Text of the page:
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Decisions to prosecute, stay proceedings or launch an appeal must be made in accordance with legal criteria. Two important principles flow from this proposition. First, prosecution decisions may take into account the public interest,Footnote 1 but must not include any consideration of the political implications of the decision. Second, no investigative agency, department of government or Minister of the Crown may instruct pursuing or discontinuing a particular prosecution or undertaking a specific appeal. These decisions rest solely with the Attorney General (and his or her counsel). The Attorney General must for these purposes be regarded as an independent officer, exercising responsibilities in a manner similar to that of a judge.

The absolute independence of the Attorney General in deciding whether to prosecute and in making prosecution policy is an important constitutional principle in England and Canada. As the Supreme Court stated in Law Society of Alberta v. KriegerFootnote 2: “It is a constitutional principle in this country that the Attorney General must act independently of partisan concerns when supervising prosecutorial decisions.” In 1925, Viscount Simon, Attorney General of England, made this oft-quoted statement:

I understand the duty of the Attorney-General to be this. He should absolutely decline to receive orders from the Prime Minister, or Cabinet or anybody else that he shall prosecute. His first duty is to see that no one is prosecuted with all the majesty of the law unless the Attorney-General, as head of the Bar, is satisfied that the case for prosecution lies against him. He should receive orders from nobody.Footnote 3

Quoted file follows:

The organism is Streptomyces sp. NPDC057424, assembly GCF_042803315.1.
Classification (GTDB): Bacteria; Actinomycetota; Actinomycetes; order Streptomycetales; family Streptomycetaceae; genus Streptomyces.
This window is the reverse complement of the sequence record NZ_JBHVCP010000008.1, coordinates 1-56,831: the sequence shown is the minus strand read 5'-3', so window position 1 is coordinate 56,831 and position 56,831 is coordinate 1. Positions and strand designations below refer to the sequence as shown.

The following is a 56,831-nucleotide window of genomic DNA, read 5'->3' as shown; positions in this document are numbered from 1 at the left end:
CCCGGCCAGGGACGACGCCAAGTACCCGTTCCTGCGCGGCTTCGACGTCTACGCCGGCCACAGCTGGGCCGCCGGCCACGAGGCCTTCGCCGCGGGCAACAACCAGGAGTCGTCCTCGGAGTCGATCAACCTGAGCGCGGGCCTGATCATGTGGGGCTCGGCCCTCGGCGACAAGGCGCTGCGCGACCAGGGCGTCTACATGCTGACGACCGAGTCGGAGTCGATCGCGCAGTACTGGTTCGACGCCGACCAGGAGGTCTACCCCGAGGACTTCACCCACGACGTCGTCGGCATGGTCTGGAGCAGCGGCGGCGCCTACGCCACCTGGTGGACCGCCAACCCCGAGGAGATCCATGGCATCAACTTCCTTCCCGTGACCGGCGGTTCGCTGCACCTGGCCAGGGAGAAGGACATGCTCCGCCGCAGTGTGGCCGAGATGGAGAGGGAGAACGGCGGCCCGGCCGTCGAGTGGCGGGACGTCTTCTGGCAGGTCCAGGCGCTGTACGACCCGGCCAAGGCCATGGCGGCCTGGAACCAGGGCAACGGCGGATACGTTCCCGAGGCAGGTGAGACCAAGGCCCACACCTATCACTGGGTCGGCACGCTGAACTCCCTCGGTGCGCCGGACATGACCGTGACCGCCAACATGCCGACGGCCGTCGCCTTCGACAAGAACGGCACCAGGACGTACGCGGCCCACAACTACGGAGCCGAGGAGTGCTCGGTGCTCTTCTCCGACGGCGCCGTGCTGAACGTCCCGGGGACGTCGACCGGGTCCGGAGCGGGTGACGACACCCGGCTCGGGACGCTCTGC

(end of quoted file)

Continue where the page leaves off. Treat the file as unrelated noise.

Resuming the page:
However, it is quite appropriate for the Attorney General to consult with Cabinet colleagues before making significant decisions in criminal cases. Indeed, sometimes it will be important to do so. The proper relationship between the Attorney General and Cabinet colleagues (and, thus, between Crown counsel and client departments) was best described by the Attorney General of England, Sir Hartley Shawcross (later Lord Shawcross) in 1951:

I think the true doctrine is that it is the duty of an Attorney-General, in deciding whether or not to authorize the prosecution, to acquaint himself with all the relevant facts, including, for instance, the effect which the prosecution, successful or unsuccessful as the case may be, would have upon public morale and order, and with any other considerations affecting public policy.

In order so to inform himself, he may, although I do not think he is obliged to, consult with any of his colleagues in the Government; and indeed, as Lord Simon once said, he would in some cases be a fool if he did not. On the other hand, the assistance of his colleagues is confined to informing him of particular considerations, which might affect his own decision, and does not consist, and must not consist in telling him what that decision ought to be. The responsibility for the eventual decision rests with the Attorney-General, and he is not to be put, and is not put, under pressure by his colleagues in the matter.

Nor, of course, can the Attorney-General shift his responsibility for making the decision on to the shoulders of his colleagues. If political considerations which, in the broad sense that I have indicated, affect government in the abstract arise, it is the Attorney-General, applying his judicial mind, who has to be the sole judge of those considerations.Footnote 4

This statement, often referred to as the “Shawcross principle”, has been adopted by federal and provincial Attorneys General in Canada. In 1978, while explaining to the House of Commons a decision concerning a prosecution under the Official Secrets Act, the Attorney General of Canada, the Hon. Ron Basford, said the following: